There was a great deal of optimism on all sides following a fifth round of talks between US, EU, International Atomic Energy Agency (IAEA) and Iranian officials. Comments this week from a variety of participants highlight the rapid progress made to date with the caveat that key issues remain to be sorted out. Increasingly it looks like sanctions will be eased, and that more Iranian crude exports will hit the market, in the back half of the year.
Importantly, it also appears that the volume of new Iranian exports being discussed in 2H 2021 will not be enough to tip the global balance into surplus. As such, global destocking will continue. Note that prompt WTI this week reached a two-year settlement high after the most recent update on negotiations with Tehran. This provides a compelling argument that the latest views on sanction removal are already discounted into pricing.
In research this week Goldman Sachs is calling for $80.00 Brent and suggests the case for higher oil prices “remains intact” even with the return of Iranian supply in 2H 2021. A few days earlier Citigroup research suggested that Washington was going to allow an initial 500,000 bpd increase in exports from the middle of 3Q. Like Goldman, Citi said additional Iranian supply is not expected to tip the global balance back into surplus. Citi research also noted that Iranian exports had already climbed from 250,000 bpd in 1H 2020 to 850,000 bpd at present. We would stress these volumes were readily absorbed.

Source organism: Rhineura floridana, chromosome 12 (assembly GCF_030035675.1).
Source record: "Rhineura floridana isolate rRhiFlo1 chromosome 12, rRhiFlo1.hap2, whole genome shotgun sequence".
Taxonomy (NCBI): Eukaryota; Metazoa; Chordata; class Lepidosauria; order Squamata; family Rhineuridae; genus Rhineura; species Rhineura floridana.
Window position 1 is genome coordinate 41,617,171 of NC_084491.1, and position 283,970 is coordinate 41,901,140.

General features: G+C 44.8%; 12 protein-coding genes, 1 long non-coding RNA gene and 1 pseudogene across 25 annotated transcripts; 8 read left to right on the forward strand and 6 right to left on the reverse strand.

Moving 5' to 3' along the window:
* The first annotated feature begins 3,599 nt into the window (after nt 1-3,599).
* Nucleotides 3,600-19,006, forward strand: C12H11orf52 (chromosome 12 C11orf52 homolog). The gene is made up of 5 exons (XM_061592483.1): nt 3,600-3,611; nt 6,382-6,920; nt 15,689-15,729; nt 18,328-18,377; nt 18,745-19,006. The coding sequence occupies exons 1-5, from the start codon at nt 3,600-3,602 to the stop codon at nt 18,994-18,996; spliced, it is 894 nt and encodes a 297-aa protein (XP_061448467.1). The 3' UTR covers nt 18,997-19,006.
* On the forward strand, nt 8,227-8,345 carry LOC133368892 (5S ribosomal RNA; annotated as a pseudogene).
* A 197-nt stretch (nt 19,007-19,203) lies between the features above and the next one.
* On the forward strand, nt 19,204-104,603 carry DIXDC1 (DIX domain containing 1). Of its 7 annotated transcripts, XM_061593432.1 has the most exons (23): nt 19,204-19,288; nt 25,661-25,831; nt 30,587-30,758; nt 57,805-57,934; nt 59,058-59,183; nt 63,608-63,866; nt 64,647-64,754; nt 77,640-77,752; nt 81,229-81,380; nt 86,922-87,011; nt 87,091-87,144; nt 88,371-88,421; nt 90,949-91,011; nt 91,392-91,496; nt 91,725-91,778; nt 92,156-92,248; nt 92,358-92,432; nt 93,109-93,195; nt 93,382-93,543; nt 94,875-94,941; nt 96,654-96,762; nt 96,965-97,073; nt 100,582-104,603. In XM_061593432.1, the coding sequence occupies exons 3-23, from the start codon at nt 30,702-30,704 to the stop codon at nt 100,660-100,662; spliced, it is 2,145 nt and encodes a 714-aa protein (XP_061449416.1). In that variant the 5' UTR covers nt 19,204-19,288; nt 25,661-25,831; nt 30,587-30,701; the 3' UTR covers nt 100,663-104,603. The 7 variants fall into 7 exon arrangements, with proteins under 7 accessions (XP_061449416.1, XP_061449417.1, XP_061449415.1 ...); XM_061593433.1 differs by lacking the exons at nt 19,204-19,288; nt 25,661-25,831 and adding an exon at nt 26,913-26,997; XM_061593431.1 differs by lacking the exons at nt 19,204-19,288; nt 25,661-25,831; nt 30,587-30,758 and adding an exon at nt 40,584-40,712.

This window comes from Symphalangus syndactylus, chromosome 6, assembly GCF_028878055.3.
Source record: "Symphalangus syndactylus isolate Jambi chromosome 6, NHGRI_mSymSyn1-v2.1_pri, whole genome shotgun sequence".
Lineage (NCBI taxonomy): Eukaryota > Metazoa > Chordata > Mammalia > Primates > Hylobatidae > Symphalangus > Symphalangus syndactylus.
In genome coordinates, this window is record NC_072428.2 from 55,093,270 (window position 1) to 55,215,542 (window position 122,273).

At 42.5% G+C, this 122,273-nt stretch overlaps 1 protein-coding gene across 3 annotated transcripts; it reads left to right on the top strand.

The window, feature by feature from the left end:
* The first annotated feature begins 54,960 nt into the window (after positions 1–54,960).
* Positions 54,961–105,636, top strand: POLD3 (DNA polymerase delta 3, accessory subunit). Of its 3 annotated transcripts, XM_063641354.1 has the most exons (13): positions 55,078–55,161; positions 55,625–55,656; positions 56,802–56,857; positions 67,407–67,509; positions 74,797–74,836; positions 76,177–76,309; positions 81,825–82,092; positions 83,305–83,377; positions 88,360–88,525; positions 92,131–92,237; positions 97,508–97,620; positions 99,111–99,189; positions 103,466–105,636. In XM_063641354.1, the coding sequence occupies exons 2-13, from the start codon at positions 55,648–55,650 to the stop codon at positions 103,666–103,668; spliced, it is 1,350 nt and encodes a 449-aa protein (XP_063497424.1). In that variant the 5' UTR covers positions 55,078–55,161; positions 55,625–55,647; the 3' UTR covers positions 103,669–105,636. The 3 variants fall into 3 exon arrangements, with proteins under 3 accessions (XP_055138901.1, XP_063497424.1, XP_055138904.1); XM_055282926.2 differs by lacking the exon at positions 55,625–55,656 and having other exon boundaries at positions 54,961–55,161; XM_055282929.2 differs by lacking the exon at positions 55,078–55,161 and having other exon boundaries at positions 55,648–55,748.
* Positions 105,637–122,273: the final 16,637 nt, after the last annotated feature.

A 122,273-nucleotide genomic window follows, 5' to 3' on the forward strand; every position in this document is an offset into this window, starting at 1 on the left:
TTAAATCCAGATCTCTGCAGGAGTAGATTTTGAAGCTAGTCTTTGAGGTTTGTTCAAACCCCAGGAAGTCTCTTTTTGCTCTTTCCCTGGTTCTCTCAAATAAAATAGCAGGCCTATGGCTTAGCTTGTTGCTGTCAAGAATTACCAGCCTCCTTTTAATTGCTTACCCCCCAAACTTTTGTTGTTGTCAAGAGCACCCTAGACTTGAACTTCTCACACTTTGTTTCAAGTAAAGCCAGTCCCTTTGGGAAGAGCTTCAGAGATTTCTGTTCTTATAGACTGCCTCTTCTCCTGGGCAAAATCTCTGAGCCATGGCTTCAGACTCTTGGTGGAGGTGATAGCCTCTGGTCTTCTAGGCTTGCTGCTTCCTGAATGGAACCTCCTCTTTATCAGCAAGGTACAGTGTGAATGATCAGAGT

Rapidly evolving demand recovery has also overshadowed the Iranian nuclear negotiations as more and more economies bounce back from COVID slowdowns. In the US, the focus is on gasoline demand, extremely low gasoline inventory cover, and refiners’ struggles to boost crude runs as we head into the long Memorial Day weekend. As a reminder, Memorial Day weekend is the symbolic kickoff for peak US summer driving season.
Likewise, air travel is also starting to gear back up heading into summer. Bloomberg reported that flight departures in the Eurozone have increased by 11% week-on-week led by UK, France, Germany, and Turkey. Following months of anemic demand, “… flight numbers are likely to more than double in the coming few months as peak travel season arrives.”
It is important to recognize that the demand recovery is unfolding earlier and faster than macro supply side adjustments. For its part OPEC delayed the start of its supply increases from January to May with the Saudi unilaterally cutting an extra 1 million bpd in February, March, and April. The recovery in US shale remains sub-par with production stuck near 11 million bpd with the average forecast for 2021 production now below 2020 levels. Likewise, any incremental Iranian exports are not likely to be available until 3Q or later.
OPEC+ is already signaling it is likely to maintain the status quo as its technical and market committees prepare to meet next week. Last month OPEC+ laid out, and agreed to, a transparent three-month schedule of quotas to increase production 600,000 bpd per month during May, June, and July. To date, progress in the Iranian nuclear talks/sanction removal has not prompted OPEC to alter its course. Importantly it has also not dented the resiliency for both fixed price crude and forward term structure.